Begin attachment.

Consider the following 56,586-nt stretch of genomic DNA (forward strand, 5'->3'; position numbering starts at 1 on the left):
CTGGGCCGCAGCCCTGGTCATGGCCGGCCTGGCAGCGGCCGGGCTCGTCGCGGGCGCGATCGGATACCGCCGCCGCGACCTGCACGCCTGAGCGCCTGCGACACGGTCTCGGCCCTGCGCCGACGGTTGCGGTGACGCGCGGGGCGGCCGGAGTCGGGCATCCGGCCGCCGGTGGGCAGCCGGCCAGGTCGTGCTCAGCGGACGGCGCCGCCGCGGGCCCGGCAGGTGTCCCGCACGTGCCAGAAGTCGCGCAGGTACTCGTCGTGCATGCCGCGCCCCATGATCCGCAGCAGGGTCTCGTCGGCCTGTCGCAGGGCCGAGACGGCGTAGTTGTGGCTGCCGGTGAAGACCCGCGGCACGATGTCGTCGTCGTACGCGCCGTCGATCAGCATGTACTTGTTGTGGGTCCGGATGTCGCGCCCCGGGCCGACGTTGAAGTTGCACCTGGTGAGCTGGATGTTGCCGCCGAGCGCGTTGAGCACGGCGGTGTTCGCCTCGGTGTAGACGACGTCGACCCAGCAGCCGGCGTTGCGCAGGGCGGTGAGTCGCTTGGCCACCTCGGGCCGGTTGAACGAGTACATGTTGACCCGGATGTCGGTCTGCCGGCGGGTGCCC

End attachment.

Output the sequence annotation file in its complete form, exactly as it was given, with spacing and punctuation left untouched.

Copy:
Consider the following 56,586-nt stretch of genomic DNA (forward strand, 5'->3'; position numbering starts at 1 on the left):
CTGGGCCGCAGCCCTGGTCATGGCCGGCCTGGCAGCGGCCGGGCTCGTCGCGGGCGCGATCGGATACCGCCGCCGCGACCTGCACGCCTGAGCGCCTGCGACACGGTCTCGGCCCTGCGCCGACGGTTGCGGTGACGCGCGGGGCGGCCGGAGTCGGGCATCCGGCCGCCGGTGGGCAGCCGGCCAGGTCGTGCTCAGCGGACGGCGCCGCCGCGGGCCCGGCAGGTGTCCCGCACGTGCCAGAAGTCGCGCAGGTACTCGTCGTGCATGCCGCGCCCCATGATCCGCAGCAGGGTCTCGTCGGCCTGTCGCAGGGCCGAGACGGCGTAGTTGTGGCTGCCGGTGAAGACCCGCGGCACGATGTCGTCGTCGTACGCGCCGTCGATCAGCATGTACTTGTTGTGGGTCCGGATGTCGCGCCCCGGGCCGACGTTGAAGTTGCACCTGGTGAGCTGGATGTTGCCGCCGAGCGCGTTGAGCACGGCGGTGTTCGCCTCGGTGTAGACGACGTCGACCCAGCAGCCGGCGTTGCGCAGGGCGGTGAGTCGCTTGGCCACCTCGGGCCGGTTGAACGAGTACATGTTGACCCGGATGTCGGTCTGCCGGCGGGTGCCC